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How do you calculate the ROI of attending conferences, forums or workshops? How do you get the most value out of attending these kinds of events?

Rose Robbins's Profile

Answers

Topic Expert
Christie Jahn
Title: CFO
Company: Prime Investments & Development
(CFO, Prime Investments & Development) |

We recently looked into sending our Inventory & Purchasing Mgr to a Tech show in Vegas and reached out to other agents that we know send their people to ask the same question! Here were some different ideas we heard:

1. They need to bring back X # of take away's with the intent of implementing at least X.
2. They need to bring back X # of things they learned that they didn't know before that others are doing in the industry.

All the feedback was very much in line with these two answers. If we were going to send her, we would have asked that she bring back three to five implementable ideas and present them to the Exec team.
When I send associates to workshops I make a point to ask them how it was, what they liked / disliked, and to tell me what they learned that they didn't already know. I think really it comes down to if you are going to invest the time and money to send someone you need to invest time and energy to seek out the value.

Topic Expert
Joseph Ori
Title: CEO
Company: Paramount Capital Corporation
(CEO, Paramount Capital Corporation) |

I determine my ROI by how many business cards I get and if any new biz is generated within a year.

Topic Expert
Mark Richards
Title: VP of Finance & Operations
Company: RBA Consulting
(VP of Finance & Operations, RBA Consulting) |

When I looked at opportunities for conferences, training, etc. - I looked at how much the total cost (conference, trip, etc.) was as what % of the budget per person. The higher the percent, the more I expected it to deliver

Before approving the conference, etc. - I asked for simple write-up to accompany the request

1) Conference name and purpose
a) Specific reason for why employee sees value in attendance
b) If training, how does this fit with employee development/career plan

2) Likely attendees

3) Estimated cost

4) Potential benefits
a) Business development opportunities
b) Networking opportunities
c) Business issue solutions (e.g. new process, training for specific issue, etc.)
d) Teachable items - what can be brought back to the broader team

I would encourage people to ask around their network to see if anyone they knew had attended prior conferences, training, etc. by the same organization to get their point of view. This step often eliminated a number of conferences, etc. - which were great on paper, but did not live up to their billing.

Hope this helps.

Mark

Topic Expert
Regis Quirin
Title: Director of Finance
Company: Gibney Anthony & Flaherty LLP
LinkedIn Profile
(Director of Finance, Gibney Anthony & Flaherty LLP) |

I find the most value in attending these events is achieved when you are constantly engaging - arranged meetings before the events; planned lunches; and planned dinners. If I were to attempt to put numbers around it, a conference is essentially - 25% meeting content and 75% relationship development. I am still benefiting from relationships established early in my career, at conferences.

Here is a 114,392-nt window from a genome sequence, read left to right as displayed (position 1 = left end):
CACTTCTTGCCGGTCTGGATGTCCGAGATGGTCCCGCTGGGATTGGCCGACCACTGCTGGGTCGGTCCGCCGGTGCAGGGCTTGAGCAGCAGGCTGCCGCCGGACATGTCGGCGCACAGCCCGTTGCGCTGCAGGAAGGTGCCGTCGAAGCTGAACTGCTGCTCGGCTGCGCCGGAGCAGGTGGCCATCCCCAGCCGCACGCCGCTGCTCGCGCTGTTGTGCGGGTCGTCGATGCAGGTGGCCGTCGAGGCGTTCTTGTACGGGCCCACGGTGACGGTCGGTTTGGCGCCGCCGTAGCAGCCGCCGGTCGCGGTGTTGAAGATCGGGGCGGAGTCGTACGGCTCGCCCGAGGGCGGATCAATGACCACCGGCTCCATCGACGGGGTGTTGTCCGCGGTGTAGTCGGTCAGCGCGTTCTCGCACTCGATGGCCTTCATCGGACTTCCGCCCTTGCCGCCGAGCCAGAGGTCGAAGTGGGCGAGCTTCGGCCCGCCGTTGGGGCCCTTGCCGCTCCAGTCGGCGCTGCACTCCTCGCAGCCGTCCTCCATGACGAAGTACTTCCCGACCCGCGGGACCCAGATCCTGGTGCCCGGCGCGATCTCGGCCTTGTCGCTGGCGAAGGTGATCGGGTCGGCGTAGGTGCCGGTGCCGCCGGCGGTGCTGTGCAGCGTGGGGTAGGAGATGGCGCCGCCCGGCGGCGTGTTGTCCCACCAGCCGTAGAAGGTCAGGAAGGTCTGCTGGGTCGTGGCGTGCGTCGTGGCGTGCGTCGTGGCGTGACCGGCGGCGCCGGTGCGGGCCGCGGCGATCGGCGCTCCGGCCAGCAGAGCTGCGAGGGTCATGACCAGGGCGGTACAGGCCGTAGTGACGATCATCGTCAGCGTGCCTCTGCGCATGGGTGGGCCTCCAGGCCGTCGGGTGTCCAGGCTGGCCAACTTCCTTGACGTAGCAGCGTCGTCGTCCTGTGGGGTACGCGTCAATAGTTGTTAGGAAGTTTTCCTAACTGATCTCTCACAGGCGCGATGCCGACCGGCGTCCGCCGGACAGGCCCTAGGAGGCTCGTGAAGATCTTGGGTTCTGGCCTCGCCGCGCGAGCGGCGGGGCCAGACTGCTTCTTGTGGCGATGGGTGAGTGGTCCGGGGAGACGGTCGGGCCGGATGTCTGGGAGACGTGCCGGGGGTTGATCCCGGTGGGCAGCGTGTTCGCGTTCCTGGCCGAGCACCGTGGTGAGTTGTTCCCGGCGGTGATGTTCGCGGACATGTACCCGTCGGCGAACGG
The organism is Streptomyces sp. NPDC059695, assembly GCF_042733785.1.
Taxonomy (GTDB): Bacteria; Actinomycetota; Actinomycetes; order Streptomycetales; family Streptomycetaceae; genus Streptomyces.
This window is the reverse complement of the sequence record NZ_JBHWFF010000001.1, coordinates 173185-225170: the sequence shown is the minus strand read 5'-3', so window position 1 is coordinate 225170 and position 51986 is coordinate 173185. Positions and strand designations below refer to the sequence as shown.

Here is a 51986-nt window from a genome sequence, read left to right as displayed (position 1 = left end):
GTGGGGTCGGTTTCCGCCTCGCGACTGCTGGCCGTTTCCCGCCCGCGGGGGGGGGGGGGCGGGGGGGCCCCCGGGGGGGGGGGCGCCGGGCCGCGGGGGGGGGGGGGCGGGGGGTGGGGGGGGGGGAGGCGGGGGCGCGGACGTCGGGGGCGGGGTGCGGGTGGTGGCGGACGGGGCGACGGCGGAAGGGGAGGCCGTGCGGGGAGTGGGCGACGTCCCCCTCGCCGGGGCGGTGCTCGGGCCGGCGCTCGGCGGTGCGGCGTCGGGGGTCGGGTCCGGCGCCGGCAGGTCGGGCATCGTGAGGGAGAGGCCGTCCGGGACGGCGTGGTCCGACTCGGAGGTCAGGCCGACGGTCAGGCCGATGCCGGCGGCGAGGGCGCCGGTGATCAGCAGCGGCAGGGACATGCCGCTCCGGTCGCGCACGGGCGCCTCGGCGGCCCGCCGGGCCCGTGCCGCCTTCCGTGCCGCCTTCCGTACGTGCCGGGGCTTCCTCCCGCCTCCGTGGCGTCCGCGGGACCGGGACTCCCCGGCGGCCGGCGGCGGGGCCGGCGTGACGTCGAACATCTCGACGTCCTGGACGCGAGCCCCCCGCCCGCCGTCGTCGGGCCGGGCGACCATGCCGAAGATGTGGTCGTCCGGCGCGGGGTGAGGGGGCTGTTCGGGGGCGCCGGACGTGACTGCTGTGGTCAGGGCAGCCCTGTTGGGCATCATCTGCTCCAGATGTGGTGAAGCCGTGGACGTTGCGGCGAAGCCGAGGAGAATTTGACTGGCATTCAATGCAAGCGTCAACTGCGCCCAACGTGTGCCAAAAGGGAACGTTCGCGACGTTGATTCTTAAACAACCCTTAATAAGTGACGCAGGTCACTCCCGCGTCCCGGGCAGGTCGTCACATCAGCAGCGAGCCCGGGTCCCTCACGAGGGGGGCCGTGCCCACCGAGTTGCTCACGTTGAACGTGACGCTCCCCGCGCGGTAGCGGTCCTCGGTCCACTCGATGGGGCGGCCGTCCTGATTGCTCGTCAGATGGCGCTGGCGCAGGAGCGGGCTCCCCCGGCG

Jan Mazyck
Title: Principal
Company: Mazyck Advisors LLC
(Principal, Mazyck Advisors LLC) |

Conferences are largely about networking/relationship with content being secondary. That said, the opportunity(ies) to follow up on presentation information can be valuable.

Ernie Humphrey CTP
Title: CEO & COO
Company: Treasury Careers
LinkedIn Profile
(CEO & COO, Treasury Careers) |

You need to make an honest assessment as to why you are attending an event. Is it the technical knowledge, certification credits, networking, all of the above? You should set goals around each reason you are attending, and this will define your ROI in attending. As an example, I have attended events specifically to help me address a specific issue. My ROI in attending was defined by if I was able to address my problem after attending educational sessions (or make connections with practitioners who faced my same issue). Before attending any event you should ask, how can the organization putting on the event help me reach my goals in attending?

Maria Marsala
Title: Financial Advisor Coach, Speaker, Author
Company: Elevating Your Business
(Financial Advisor Coach, Speaker, Author, Elevating Your Business) |

The value starts with a company doing a "go/no go". I like Richard's questions.

I speak at conferences, so I go into the trade shows. It amazes me how many companies are there, that shouldn't be. I mean the audience isn't their ideal client. So why waste your time and resources being at such a place?

I get asked to pay for booths at times. I ask for the demographics. If they don't match who my ideal clients are, I don't do it.

One of my clients does 4 trade shows a year. He's a sponsor at 1. He always walked away with hundreds of cards. Then spends the year running after the folks, in many cases not getting call backs, etc.

When he started to work with me, he created an ideal client profile within his niche. The next event he got 50 cards. They were all pre-qualified and he got quite a bit of business as well as new partners from those 50 cards.

IMO, business is always the value of marketing. For some products/services the point between stranger and client is short (usually lower priced products), it's longer as the price of the product goes up. But as Joseph mentioned -- it shouldn't take longer than a year for the business to show up.

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